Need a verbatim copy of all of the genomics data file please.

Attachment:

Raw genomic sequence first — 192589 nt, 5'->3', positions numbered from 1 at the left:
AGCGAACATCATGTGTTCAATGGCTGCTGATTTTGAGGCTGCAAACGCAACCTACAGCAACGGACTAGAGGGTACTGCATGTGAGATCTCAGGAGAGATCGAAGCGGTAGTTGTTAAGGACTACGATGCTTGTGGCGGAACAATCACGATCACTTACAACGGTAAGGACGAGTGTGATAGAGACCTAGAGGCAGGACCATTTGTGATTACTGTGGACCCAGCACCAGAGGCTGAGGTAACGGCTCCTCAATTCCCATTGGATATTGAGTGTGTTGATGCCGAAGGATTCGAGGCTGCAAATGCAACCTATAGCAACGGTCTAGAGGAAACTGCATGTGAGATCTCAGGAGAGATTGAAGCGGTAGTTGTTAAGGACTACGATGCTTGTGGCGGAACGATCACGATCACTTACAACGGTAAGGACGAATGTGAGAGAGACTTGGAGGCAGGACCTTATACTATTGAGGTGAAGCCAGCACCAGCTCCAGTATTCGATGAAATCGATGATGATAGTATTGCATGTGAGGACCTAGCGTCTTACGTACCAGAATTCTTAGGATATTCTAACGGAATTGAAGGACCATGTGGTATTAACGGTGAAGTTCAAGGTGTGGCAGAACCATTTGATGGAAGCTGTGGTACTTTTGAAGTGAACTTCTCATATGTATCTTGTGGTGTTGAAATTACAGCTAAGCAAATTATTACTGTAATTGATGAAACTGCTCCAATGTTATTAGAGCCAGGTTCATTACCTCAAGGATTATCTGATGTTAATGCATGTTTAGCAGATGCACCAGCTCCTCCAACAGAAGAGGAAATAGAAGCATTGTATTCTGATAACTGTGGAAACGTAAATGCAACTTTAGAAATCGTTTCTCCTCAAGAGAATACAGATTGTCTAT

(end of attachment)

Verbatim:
Raw genomic sequence first — 192589 nt, 5'->3', positions numbered from 1 at the left:
AGCGAACATCATGTGTTCAATGGCTGCTGATTTTGAGGCTGCAAACGCAACCTACAGCAACGGACTAGAGGGTACTGCATGTGAGATCTCAGGAGAGATCGAAGCGGTAGTTGTTAAGGACTACGATGCTTGTGGCGGAACAATCACGATCACTTACAACGGTAAGGACGAGTGTGATAGAGACCTAGAGGCAGGACCATTTGTGATTACTGTGGACCCAGCACCAGAGGCTGAGGTAACGGCTCCTCAATTCCCATTGGATATTGAGTGTGTTGATGCCGAAGGATTCGAGGCTGCAAATGCAACCTATAGCAACGGTCTAGAGGAAACTGCATGTGAGATCTCAGGAGAGATTGAAGCGGTAGTTGTTAAGGACTACGATGCTTGTGGCGGAACGATCACGATCACTTACAACGGTAAGGACGAATGTGAGAGAGACTTGGAGGCAGGACCTTATACTATTGAGGTGAAGCCAGCACCAGCTCCAGTATTCGATGAAATCGATGATGATAGTATTGCATGTGAGGACCTAGCGTCTTACGTACCAGAATTCTTAGGATATTCTAACGGAATTGAAGGACCATGTGGTATTAACGGTGAAGTTCAAGGTGTGGCAGAACCATTTGATGGAAGCTGTGGTACTTTTGAAGTGAACTTCTCATATGTATCTTGTGGTGTTGAAATTACAGCTAAGCAAATTATTACTGTAATTGATGAAACTGCTCCAATGTTATTAGAGCCAGGTTCATTACCTCAAGGATTATCTGATGTTAATGCATGTTTAGCAGATGCACCAGCTCCTCCAACAGAAGAGGAAATAGAAGCATTGTATTCTGATAACTGTGGAAACGTAAATGCAACTTTAGAAATCGTTTCTCCTCAAGAGAATACAGATTGTCTAT